Over the next 8 years, we plan to further decrease our personal WWF carbon footprint to reach 4.5 tonnes of emissions per year per employee by 2030.

Scope 2 - Energy

Impact:

What are we already doing?

Reduction of energy wastage and source of energy

We have moved from the energy supplier Bulb, that claims to provide 100% renewable energy, to the energy provider ecotricity, that provides 100% renewable energy, of which 20% they generate themselves, and the rest is certified green energy they buy from other green generators or via the wholesale market.

For Event Cycle, through using ecotricity, we will avoid approximately 947.91 kg of CO2e a year. 

 

All our lighting fixtures are now LED.

What further actions can be taken?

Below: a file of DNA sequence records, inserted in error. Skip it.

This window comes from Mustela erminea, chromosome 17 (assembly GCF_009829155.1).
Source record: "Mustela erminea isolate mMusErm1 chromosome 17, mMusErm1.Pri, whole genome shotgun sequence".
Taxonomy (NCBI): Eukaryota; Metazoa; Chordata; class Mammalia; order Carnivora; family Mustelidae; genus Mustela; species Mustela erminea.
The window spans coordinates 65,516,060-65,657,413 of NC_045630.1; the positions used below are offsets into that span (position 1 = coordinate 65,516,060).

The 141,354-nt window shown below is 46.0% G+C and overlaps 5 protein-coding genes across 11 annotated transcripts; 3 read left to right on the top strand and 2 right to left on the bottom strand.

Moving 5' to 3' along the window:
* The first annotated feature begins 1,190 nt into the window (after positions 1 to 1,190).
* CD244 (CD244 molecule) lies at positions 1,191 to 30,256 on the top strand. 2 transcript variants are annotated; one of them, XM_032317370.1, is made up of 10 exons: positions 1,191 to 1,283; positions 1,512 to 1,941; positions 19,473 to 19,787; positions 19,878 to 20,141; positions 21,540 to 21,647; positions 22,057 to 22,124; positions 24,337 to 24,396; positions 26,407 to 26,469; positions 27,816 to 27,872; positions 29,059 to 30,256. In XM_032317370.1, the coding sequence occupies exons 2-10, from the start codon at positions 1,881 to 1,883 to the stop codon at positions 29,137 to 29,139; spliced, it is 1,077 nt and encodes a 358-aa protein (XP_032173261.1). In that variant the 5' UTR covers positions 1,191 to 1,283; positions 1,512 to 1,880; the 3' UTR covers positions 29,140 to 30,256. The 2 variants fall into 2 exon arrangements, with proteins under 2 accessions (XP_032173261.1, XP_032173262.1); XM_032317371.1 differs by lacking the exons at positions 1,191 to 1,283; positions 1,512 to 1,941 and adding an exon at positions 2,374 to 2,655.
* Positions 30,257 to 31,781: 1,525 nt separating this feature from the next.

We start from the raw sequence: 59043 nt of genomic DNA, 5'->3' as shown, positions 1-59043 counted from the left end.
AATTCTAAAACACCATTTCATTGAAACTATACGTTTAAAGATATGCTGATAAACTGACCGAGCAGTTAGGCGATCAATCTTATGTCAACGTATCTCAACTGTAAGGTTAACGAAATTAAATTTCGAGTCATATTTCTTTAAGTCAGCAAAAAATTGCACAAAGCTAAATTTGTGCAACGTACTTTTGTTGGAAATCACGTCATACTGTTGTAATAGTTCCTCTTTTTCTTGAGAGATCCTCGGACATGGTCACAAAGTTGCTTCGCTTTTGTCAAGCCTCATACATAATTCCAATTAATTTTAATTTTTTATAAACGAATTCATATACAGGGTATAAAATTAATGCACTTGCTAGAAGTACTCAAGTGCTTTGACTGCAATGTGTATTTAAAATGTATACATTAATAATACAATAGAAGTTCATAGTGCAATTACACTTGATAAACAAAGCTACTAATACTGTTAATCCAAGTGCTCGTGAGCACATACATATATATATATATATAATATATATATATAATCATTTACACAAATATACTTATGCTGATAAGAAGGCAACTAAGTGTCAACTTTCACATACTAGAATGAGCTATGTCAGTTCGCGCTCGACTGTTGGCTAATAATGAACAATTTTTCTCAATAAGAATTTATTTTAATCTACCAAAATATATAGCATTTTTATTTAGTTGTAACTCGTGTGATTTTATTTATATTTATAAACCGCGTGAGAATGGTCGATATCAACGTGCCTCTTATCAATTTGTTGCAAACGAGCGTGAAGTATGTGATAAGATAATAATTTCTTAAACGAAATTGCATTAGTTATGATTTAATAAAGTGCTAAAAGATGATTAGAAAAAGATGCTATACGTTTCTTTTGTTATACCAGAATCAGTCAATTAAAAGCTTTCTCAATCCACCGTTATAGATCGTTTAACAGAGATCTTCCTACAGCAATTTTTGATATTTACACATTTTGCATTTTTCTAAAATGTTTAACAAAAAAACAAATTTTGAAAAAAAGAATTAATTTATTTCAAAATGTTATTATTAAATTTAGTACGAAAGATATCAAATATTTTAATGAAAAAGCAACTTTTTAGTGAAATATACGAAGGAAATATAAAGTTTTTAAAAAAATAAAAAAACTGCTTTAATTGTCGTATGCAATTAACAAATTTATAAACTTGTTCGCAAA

Over the next couple of months we will assess any further equipment that might need to be exchanged to become more energy efficient or how we can reduce the amount of energy required. For example only boiling as much water as you need for your cuppa tea, instead of a full kettle.

Scope 3 - Travel and Transport

Impact:

What are we already doing?

What further actions can be taken?

Work travel, commuting and donation distribution

No requirement for commuting, for meetings public transport is used where best possible. 

For donation distribution the majority of our donation recipients are local and pick up the items directly at source. 

 

For further transportation joint forces are made with a trucking company to ensure best usage of routing and also comes with a fleet meeting the London Low Emissions Zone requirements and having replaced their larger trucks with the efficient Euro 6 vehicles featuring exhaust gas recycling. We use HVO fuel for these trucks wherever possible.